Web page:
With less than a month to go before higher taxes take effect, foreign car makers in Vietnam are pulling out the stops to lock in customers by dangling warranties, insurance or by just demonstrating simple arithmetic, Reuters reported.

The news agency said that, from January 1, 2004, the special consumption tax on passenger cars will rise to 24% from 5%, and value-added tax will double to 10%, under phased-in price hikes through 2007 to curb traffic and raise state revenues.

Vietnam's 11 foreign joint-venture car makers, which include Toyota, General Motors-Daewoo's Vidamco and Ford, have warned that increases in taxes and duties on imported parts would ruin the small sector, Reuters said.

The Vietnam Automobile Manufacturers Association has forecast sales for 2004 will dwindle to 22,000 units from 23,093 already sold in the first 11 months of 2003, the report added, noting that sales in November alone rose a scorching 51.1% from a year ago to 4,790 vehicles.

"We're continuing to lobby whatever way we can," Barry Ashton, finance director of Ford Vietnam Ltd, told Reuters - his company has invested $US102 million in a 14,000-unit capacity plant outside Hanoi.

Ford sent out detailed letters this month urging potential customers to buy before taxes rose, Reuters said.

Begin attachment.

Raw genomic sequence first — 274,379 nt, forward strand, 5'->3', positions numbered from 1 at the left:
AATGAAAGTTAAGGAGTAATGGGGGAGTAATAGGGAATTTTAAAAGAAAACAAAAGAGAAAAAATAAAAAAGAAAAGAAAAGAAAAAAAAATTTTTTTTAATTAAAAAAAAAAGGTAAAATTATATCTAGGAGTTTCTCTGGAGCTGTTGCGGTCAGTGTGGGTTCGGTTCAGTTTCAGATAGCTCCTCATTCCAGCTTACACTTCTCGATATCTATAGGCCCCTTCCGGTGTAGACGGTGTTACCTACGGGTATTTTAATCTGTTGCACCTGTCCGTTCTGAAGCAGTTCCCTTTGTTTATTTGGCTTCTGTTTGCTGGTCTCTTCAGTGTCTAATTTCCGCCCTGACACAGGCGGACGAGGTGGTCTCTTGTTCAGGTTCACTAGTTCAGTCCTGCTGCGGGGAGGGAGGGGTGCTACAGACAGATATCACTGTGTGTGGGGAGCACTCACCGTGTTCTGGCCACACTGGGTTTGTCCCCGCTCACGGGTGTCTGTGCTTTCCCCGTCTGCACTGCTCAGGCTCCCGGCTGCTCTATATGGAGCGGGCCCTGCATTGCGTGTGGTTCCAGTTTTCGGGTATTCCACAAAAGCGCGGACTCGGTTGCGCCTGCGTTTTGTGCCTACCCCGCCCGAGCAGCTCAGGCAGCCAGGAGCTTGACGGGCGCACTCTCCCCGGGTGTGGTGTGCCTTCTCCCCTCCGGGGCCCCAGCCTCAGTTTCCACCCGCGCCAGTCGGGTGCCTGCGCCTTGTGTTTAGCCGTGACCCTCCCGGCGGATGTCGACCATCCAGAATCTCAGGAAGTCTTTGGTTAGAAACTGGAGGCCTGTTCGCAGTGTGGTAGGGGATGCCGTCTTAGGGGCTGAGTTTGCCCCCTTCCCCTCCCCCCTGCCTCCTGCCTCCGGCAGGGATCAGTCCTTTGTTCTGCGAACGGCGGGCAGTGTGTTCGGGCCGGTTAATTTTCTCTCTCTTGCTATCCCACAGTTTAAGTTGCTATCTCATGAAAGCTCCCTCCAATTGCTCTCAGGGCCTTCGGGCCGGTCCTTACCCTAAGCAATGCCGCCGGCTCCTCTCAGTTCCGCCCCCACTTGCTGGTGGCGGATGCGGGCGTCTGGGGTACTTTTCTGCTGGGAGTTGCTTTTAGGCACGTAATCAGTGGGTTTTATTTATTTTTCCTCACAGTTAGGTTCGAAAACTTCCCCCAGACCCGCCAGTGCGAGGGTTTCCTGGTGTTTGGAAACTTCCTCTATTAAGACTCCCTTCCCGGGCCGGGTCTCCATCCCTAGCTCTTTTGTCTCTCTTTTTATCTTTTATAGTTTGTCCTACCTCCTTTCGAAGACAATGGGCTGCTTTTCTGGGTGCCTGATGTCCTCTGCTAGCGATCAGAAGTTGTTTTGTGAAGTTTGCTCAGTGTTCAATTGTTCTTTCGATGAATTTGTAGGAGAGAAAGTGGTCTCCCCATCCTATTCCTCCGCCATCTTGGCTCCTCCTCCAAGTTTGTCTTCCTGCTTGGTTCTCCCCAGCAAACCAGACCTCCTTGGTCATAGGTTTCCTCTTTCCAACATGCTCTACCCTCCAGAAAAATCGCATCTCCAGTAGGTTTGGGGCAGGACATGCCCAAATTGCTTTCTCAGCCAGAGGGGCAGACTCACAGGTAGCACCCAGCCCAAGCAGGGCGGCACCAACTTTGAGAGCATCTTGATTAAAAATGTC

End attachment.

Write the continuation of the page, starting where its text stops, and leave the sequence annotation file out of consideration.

Ford Vietnam's relationship marketing supervisor, Le Thanh Hai, told the news agency a new [Mazda 323-based] Ford Laser 2004 model would cost up to $US35,000 next year from $27,900. "The tax increase roadmap will continue until 2006," he reportedly said.

Reuters said Vietnam's average per capita income is about $400 annually but increasing sales of expensive cars indicate growing disposable incomes.

Toyota has been less direct, but it is the foreign car maker with the commanding lead, accounting for about 25% of the market, while Vidamco is number two, and Ford third, each with shares of less than 20%, the report added.

According to Reuters, like several car makers, Toyota lifted its retail prices by 3.3% after duties on imported vehicle parts were raised to 25% in September from 20%. Vietnam is trying to push more use of locally made parts as its trade gap widens, the report noted.

Reuters added that Toyota is offering to pay the ownership tax and provide a free one-year physical damage premium from its in-house insurer for those who buy before the end of 2003.

Auto market intelligence
from just-auto

• Auto component fitment forecasts
• OEM & tier 1 profiles & factory finder
• Analysis of 30+ auto technologies & more